Charley Walters: Kirk Cousins will be Vikings QB next season. But will he in 2024?
It’s clear that Kirk Cousins will be the Minnesota Vikings quarterback next season. What’s unclear is who will be the quarterback in 2024.
The Vikings have restructured Cousins’ contract for salary-cap room this year, but his deal for a $30-million payout remains the same. The contract also expires at the end of next season, after which he could become a free agent.
Cousins turns 35 in August and his future in Minnesota now depends on how well he plays this year. Meanwhile, the Vikings, either this year but probably in 2024, will have to draft a quarterback early.
— The Vikings currently do not have enough picks to move up high enough in next month’s draft to get a young QB to succeed Cousins. Basically, the Vikings would have to trade next month’s first-round pick (No. 24) and next year’s first-round pick, and maybe more, to move up to get a QB of the future.
The problem for the Vikings now is that they have quite a few holes, and probably need to use their first-round pick on a defensive player or receiver to replace the released Adam Thielen.
— Whether Cousins stays in Minnesota beyond this year could depend on what the free agent QB market is and what the Vikings would be willing to pay him compared to other teams.
— The Vikings were not willing to meet Cousins’ terms to extend his contract. A decent guess is that Cousins wanted two more guaranteed years (totaling nearly $90 million) after this year. That would be through 2025. It’s another decent bet that the Vikings were only willing to guarantee a deal through 2024.
It’s clear the Vikings, at least at this juncture, don’t want the risk of getting stuck in a long-term deal with Cousins. Also, the Vikings not only need to sign receiver Justin Jefferson, 23, to a long-term contract — probably in the $150 million range over five years — but tight end T.J. Hockenson, 25, to a four-year deal that could approach $15 million a season.
If the Vikings draft a young QB and he’s good, the rookie contract would save the team a lot of money the first few years compared to Cousins’ expensive deal. The question is when the Vikings make that pivot: this year or next year.
— There’s little doubt that Thielen would love to sign with the Kansas City Chiefs and QB Patrick Mahomes and win a Super Bowl ring.
Thielen, 32, left with no deal last week after visiting the Panthers, which may have been on his part for leverage. The Bills would seem another possibility for Thielen. The Jets with Aaron Rodgers? Thielen would have to play a secondary role in New York.
— Tommy Thompson, the former Wild assistant GM, was raised in Winnipeg, where Bud Grant coached the Canadian Football League Blue Bombers to four Grey Cup championships.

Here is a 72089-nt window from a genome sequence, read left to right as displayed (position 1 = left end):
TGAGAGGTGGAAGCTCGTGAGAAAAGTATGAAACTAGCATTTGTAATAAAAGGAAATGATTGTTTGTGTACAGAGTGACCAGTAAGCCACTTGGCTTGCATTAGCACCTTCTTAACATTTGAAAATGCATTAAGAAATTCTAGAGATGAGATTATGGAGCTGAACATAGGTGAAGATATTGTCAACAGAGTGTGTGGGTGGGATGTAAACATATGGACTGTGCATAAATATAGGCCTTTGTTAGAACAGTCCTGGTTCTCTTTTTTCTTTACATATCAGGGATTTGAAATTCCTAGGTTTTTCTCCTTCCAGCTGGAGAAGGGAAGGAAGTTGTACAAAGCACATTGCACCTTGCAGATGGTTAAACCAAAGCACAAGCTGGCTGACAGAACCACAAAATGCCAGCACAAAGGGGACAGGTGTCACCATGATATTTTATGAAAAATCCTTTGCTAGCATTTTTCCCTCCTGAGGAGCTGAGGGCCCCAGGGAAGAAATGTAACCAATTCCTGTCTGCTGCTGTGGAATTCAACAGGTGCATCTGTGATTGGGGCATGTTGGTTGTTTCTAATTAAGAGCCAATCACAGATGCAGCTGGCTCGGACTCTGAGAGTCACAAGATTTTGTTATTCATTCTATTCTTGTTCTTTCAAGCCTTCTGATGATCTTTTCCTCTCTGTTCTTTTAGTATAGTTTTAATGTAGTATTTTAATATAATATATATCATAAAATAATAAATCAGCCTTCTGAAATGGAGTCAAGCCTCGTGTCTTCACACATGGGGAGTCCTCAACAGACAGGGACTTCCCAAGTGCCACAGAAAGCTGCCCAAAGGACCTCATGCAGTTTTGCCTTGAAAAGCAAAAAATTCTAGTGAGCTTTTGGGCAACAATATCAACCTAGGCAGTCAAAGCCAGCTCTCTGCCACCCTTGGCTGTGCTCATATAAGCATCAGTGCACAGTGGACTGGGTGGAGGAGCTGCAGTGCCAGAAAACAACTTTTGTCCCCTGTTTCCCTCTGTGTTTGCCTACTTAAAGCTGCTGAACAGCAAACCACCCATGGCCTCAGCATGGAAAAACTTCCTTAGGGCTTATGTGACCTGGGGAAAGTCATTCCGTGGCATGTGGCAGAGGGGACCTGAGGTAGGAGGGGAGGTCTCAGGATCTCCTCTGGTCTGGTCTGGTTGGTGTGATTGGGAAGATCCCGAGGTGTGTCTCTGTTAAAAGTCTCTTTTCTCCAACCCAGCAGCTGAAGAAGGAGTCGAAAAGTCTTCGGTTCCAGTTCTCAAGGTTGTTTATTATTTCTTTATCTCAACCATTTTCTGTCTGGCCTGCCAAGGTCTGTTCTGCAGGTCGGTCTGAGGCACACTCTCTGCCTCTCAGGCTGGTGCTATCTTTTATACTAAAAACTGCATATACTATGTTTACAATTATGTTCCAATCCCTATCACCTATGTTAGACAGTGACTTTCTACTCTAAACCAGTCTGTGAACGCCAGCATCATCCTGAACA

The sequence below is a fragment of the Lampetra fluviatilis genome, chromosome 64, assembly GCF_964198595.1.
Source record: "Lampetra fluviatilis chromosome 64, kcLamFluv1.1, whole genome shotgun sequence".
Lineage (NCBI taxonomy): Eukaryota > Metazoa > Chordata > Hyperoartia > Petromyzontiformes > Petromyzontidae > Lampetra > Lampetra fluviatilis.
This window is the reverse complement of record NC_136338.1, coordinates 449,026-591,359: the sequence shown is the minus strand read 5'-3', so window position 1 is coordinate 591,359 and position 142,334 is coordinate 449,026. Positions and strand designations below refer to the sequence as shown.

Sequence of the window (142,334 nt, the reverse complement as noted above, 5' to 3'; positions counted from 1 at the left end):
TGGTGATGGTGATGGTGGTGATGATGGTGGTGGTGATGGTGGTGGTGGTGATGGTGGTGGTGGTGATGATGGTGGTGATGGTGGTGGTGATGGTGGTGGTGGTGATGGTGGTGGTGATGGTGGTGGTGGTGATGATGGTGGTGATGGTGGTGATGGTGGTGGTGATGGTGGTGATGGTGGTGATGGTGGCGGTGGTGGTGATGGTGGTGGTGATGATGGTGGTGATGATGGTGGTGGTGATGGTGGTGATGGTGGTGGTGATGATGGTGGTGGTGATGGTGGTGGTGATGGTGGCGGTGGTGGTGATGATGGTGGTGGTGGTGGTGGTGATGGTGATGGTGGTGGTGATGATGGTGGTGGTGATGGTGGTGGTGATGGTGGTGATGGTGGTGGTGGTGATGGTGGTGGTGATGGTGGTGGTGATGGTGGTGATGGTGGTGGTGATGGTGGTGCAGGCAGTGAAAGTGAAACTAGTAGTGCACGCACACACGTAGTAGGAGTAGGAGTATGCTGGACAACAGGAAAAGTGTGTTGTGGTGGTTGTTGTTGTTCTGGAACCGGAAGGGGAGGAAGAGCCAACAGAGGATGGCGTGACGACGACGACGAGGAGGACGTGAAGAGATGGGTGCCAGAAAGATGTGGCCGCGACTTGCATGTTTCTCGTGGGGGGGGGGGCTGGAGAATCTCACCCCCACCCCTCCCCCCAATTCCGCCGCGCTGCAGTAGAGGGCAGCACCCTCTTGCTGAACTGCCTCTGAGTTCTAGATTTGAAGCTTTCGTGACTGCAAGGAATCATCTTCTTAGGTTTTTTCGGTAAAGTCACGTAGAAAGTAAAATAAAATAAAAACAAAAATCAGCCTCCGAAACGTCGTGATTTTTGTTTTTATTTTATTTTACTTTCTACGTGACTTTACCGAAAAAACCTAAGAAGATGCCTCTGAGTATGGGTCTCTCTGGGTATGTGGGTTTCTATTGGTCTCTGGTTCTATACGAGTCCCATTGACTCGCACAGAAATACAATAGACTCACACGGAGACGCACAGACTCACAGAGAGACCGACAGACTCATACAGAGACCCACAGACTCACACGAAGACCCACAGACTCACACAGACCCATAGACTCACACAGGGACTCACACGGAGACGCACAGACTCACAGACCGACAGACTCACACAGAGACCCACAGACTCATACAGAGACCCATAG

“Without a doubt, Bud was the biggest sports figure in the city,” Thompson said. “His players always conducted themselves well. They stood at attention for ‘O Canada (Canadian national anthem)’ the same way he had his players do it in Minnesota for the American anthem.”
A 7-foot-6 bronze statue of Grant, who died at age 95 last weekend, stands at the entrance of the Blue Bombers Investors Group Field in Winnipeg. There is no statue of Grant at the Vikings’ U.S. Bank Stadium.
— There were not many things that bothered Grant more than people smoking. He considered smoking “despicable” and wasn’t reluctant to sternly confront smokers.
— Grant once told me his father would have been incredulous had he known how much money Bud turned down when asked to remain as coach rather than finally retire after succeeding Les Steckel for a season.
— The late Hall of Fame coach was not an original Minnesotan, but since becoming a Gopher, he has to be considered among the state’s best all-around, all-time athletes with Dave Winfield, Noel Jenke, Joe Mauer and Barry Wohler.
— Grant told me he believed great athletes were born, not developed.
— Grant, by the way, died eight days ago on Saturday at 11 a.m., the same day he was hired with an 11 a.m. press conference on a Saturday exactly 56 years ago.
— Murray Warmath, the only coach to take the Gophers to Rose Bowls (1961-62), died 12 years ago last week at age 98.
— It’s been 41 years since a Gophers men’s basketball team won a Big Ten championship. Jim Dutcher, who turns 90 next month, was the coach.
Still an astute observer and former Gophers TV analyst, Dutcher figures the current Minnesota program under second-year coach Ben Johnson is “making progress.”
“They’re not a threat to win the Big Ten championship, but they do have some pieces that they can build around,” Dutcher said.
Minnesota finished last (2-17) in the Big Ten this season and tied for last (4-16) the year before.
Dutcher’s Big Ten champions finished 14-4.
“They’re a long way from that,” Dutcher understated. “Their guard play is what keeps them from being very good. It’s hard to win unless you’ve got steady guard play. Their guard play (this season) was pretty shaky.”
Dutcher said the Gophers aren’t going to win “with just Minnesota kids.”
“I think they built the thing that Ben would get all the good kids in the state of Minnesota. But you’re never going to get all the kids out of your own state — that’s dreaming.
“Right now, even if you’re a good player in the state of Minnesota, you look at the crowds, and the lack of crowds, and maybe you say I want to go some place where I’ve got a chance to win the Big Ten. And Minnesota right now probably is not that place.
“You’ve got to get some kids from out of state as well as the good kids from Minnesota. That’s the challenge.”
— Dutcher’s son, University of Minnesota and Bloomington Jefferson grad Brian Dutcher, has coached San Diego State to four NCAA Tournament berths, including this season, in six years. His 2020 team (30-2) would have been Dutcher’s fifth NCAA Tournament appearance had it not been canceled due to COVID. This season’s team advanced to the second round this weekend.
— Richard Pitino’s New Mexico team, despite its 21-11 record, did not make the NCAA Tournament, having to settle for the NIT. Vanderbilt, with 7-foot ex-Gopher Liam Robbins and a SEC-winning 20-14 record, also had to settle for the NIT.
Texas, with ex-Gopher Marcus Carr, and Iowa State, with Gabe Kalscheur, were selected for the NCAA Tournament.
Long Beach State, coached the last 16 seasons by ex-Gophers coach Dan Monson, finished 17-16 with no postseason invites.